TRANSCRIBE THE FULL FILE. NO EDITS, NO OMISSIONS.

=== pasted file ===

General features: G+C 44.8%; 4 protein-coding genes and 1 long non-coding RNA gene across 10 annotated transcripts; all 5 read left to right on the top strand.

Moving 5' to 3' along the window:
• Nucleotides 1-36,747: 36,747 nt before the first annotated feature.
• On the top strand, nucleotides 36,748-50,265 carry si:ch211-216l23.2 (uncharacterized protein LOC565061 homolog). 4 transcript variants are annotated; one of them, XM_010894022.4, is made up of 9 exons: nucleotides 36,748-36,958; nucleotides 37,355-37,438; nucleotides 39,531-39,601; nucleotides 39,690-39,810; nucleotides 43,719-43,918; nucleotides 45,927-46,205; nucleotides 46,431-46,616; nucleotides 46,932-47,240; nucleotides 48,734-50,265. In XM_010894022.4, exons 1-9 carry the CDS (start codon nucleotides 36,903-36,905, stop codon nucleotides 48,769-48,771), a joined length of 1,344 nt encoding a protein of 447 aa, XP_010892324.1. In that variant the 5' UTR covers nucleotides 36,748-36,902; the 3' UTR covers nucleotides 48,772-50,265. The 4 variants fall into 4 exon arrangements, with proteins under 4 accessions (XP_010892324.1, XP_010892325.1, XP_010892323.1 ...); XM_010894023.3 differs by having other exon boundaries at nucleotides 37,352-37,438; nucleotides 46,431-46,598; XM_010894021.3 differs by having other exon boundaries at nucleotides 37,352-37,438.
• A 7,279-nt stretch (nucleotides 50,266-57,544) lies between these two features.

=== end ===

General features: G+C 44.8%; 4 protein-coding genes and 1 long non-coding RNA gene across 10 annotated transcripts; all 5 read left to right on the top strand.

Moving 5' to 3' along the window:
• Nucleotides 1-36,747: 36,747 nt before the first annotated feature.
• On the top strand, nucleotides 36,748-50,265 carry si:ch211-216l23.2 (uncharacterized protein LOC565061 homolog). 4 transcript variants are annotated; one of them, XM_010894022.4, is made up of 9 exons: nucleotides 36,748-36,958; nucleotides 37,355-37,438; nucleotides 39,531-39,601; nucleotides 39,690-39,810; nucleotides 43,719-43,918; nucleotides 45,927-46,205; nucleotides 46,431-46,616; nucleotides 46,932-47,240; nucleotides 48,734-50,265. In XM_010894022.4, exons 1-9 carry the CDS (start codon nucleotides 36,903-36,905, stop codon nucleotides 48,769-48,771), a joined length of 1,344 nt encoding a protein of 447 aa, XP_010892324.1. In that variant the 5' UTR covers nucleotides 36,748-36,902; the 3' UTR covers nucleotides 48,772-50,265. The 4 variants fall into 4 exon arrangements, with proteins under 4 accessions (XP_010892324.1, XP_010892325.1, XP_010892323.1 ...); XM_010894023.3 differs by having other exon boundaries at nucleotides 37,352-37,438; nucleotides 46,431-46,598; XM_010894021.3 differs by having other exon boundaries at nucleotides 37,352-37,438.
• A 7,279-nt stretch (nucleotides 50,266-57,544) lies between these two features.